A newly-elected police and crime commissioner has told the Gazette how his 35-year-career as a legal aid solicitor influenced his agenda on tackling crime.
Simon Foster, who specialised in housing and public law, was elected West Midlands police and crime commissioner in May. His legal career includes 22 years as a partner at Midlands firm Tyndallwoods Solicitors and eight years at Community Law Partnership.
He said: ‘There has never been a more important time to care about policing and crime. It is an issue of huge importance to many people around the West Midlands. I have always felt the justice system should be valued in the same way we value the NHS, but I do not think it always is. For me, the starting point in this process always has to be around prevention and early intervention in addressing the underlying causes of crime.’
Recalling his time representing tenants at risk of eviction, he said: ‘More often than not, there was always an underlying reason for that – whether issues around access to youth services and diversionary activities for young people, mental ill health, people not able to access drug and alcohol addiction services and support around that.'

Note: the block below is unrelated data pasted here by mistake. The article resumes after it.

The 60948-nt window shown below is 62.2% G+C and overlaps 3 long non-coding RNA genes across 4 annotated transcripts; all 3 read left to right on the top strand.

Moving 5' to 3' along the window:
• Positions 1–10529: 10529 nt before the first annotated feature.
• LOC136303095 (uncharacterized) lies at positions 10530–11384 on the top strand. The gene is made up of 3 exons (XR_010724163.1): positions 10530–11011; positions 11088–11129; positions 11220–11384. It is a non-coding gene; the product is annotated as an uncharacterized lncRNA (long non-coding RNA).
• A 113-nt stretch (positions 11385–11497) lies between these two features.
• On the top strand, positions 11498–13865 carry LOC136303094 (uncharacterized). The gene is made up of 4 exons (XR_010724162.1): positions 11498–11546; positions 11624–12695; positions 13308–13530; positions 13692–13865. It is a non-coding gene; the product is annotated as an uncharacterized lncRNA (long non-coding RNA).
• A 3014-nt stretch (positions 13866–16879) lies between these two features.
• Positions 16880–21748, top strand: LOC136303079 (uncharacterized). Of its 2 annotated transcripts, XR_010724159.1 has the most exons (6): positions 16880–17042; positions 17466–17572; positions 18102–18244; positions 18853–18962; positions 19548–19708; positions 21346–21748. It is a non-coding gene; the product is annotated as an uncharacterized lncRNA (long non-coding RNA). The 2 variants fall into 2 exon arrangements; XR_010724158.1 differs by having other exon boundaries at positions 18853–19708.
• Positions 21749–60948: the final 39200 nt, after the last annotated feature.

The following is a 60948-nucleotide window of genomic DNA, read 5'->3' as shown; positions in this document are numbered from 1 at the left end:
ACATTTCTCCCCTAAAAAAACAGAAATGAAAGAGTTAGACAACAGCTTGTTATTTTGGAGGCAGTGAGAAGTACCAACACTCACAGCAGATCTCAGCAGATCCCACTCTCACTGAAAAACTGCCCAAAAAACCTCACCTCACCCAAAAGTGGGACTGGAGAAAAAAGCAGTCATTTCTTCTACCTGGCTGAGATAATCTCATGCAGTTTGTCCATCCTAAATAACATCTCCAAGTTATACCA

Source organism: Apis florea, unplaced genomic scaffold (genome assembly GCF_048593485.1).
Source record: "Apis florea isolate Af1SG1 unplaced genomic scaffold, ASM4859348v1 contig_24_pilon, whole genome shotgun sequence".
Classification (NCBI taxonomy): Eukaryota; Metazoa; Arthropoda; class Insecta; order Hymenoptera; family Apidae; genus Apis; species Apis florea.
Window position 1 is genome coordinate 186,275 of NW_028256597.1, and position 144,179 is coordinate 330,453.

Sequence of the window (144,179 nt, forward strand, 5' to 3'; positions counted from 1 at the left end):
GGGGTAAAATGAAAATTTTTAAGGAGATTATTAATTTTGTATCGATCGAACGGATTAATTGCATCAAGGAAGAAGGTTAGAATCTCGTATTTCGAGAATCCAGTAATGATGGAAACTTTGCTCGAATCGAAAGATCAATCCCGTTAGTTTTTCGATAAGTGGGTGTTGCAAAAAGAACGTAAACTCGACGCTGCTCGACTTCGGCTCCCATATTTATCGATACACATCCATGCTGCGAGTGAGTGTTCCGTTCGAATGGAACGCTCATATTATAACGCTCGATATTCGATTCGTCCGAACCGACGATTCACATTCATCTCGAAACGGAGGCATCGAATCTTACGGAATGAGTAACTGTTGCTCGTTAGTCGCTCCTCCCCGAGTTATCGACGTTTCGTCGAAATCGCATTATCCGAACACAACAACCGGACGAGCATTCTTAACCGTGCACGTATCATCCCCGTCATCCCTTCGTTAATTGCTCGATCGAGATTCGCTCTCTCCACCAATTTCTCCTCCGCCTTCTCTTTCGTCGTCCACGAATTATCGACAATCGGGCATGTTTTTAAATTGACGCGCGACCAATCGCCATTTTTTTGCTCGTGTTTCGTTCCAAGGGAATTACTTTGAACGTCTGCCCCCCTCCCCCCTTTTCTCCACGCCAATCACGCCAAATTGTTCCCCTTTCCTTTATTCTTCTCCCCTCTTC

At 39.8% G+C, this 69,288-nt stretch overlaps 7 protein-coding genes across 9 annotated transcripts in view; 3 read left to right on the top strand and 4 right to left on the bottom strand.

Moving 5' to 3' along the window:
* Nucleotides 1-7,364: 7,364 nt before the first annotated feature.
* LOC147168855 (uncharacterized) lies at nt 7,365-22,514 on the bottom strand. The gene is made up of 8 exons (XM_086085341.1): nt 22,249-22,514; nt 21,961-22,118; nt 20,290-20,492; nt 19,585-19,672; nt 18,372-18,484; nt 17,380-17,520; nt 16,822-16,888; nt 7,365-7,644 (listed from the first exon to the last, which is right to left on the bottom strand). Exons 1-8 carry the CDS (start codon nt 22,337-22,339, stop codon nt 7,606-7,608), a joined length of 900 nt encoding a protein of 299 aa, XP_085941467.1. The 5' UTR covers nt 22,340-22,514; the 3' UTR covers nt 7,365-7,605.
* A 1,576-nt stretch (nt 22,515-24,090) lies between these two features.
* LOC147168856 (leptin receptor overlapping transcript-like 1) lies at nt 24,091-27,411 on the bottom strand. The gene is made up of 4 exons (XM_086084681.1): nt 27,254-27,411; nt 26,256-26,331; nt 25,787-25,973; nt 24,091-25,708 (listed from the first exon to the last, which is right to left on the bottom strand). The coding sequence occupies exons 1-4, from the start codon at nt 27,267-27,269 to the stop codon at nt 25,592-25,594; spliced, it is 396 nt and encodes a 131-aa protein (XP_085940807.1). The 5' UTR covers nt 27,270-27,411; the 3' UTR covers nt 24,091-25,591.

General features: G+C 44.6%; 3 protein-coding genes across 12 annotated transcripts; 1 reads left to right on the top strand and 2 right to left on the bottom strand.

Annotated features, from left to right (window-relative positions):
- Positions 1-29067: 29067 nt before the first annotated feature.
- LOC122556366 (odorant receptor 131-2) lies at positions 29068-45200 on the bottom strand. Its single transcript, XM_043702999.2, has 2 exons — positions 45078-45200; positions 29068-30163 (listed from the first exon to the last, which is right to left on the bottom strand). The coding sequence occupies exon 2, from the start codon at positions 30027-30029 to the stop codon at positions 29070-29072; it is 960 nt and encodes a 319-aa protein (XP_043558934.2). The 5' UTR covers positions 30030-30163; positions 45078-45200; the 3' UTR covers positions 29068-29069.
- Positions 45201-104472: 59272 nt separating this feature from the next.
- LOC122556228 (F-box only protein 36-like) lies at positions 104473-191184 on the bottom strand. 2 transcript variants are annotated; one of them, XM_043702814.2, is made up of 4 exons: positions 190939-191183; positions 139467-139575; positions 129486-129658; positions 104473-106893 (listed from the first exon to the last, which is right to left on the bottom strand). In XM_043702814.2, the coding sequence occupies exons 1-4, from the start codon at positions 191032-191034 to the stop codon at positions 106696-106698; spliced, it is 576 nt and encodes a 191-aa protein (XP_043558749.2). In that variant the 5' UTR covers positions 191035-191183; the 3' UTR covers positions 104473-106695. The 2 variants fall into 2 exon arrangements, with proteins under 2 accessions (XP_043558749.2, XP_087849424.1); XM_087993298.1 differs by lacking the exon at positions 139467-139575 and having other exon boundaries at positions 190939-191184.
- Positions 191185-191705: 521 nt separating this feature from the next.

Being a legal aid solicitor also taught Foster the importance of community. 'Having been a legal aid lawyer for many years, I really want to focus on community policing, the importance of rebuilding and strengthening community policing, which has been dismantled across the country for reasons related to austerity,' he said.
Foster, who qualified in 1985, listed three motivations behind his career change: the importance of democratic, local accountability; working with police and other essential public services on key issues relating to justice and home affairs; and his professional and practical experience and knowledge as a legal aid solicitor in holding public bodies to account.
However, he was as 'deeply passionate' about legal aid now as he was when he began his career.
'Having been a legal aid solicitor for 35 years, I have a comprehensive knowledge and understanding of the challenges that legal aid has faced for decades. I have witnessed the legal aid scheme in this country gradually being dismantled year on year, day by day. I think that's a big mistake. It's counter productive, a false economy, undermines access to justice and undermines democracy. The right to advice and representation, to enable people to enforce their legal rights, has to fundamentally underpin our democracy,' he said.
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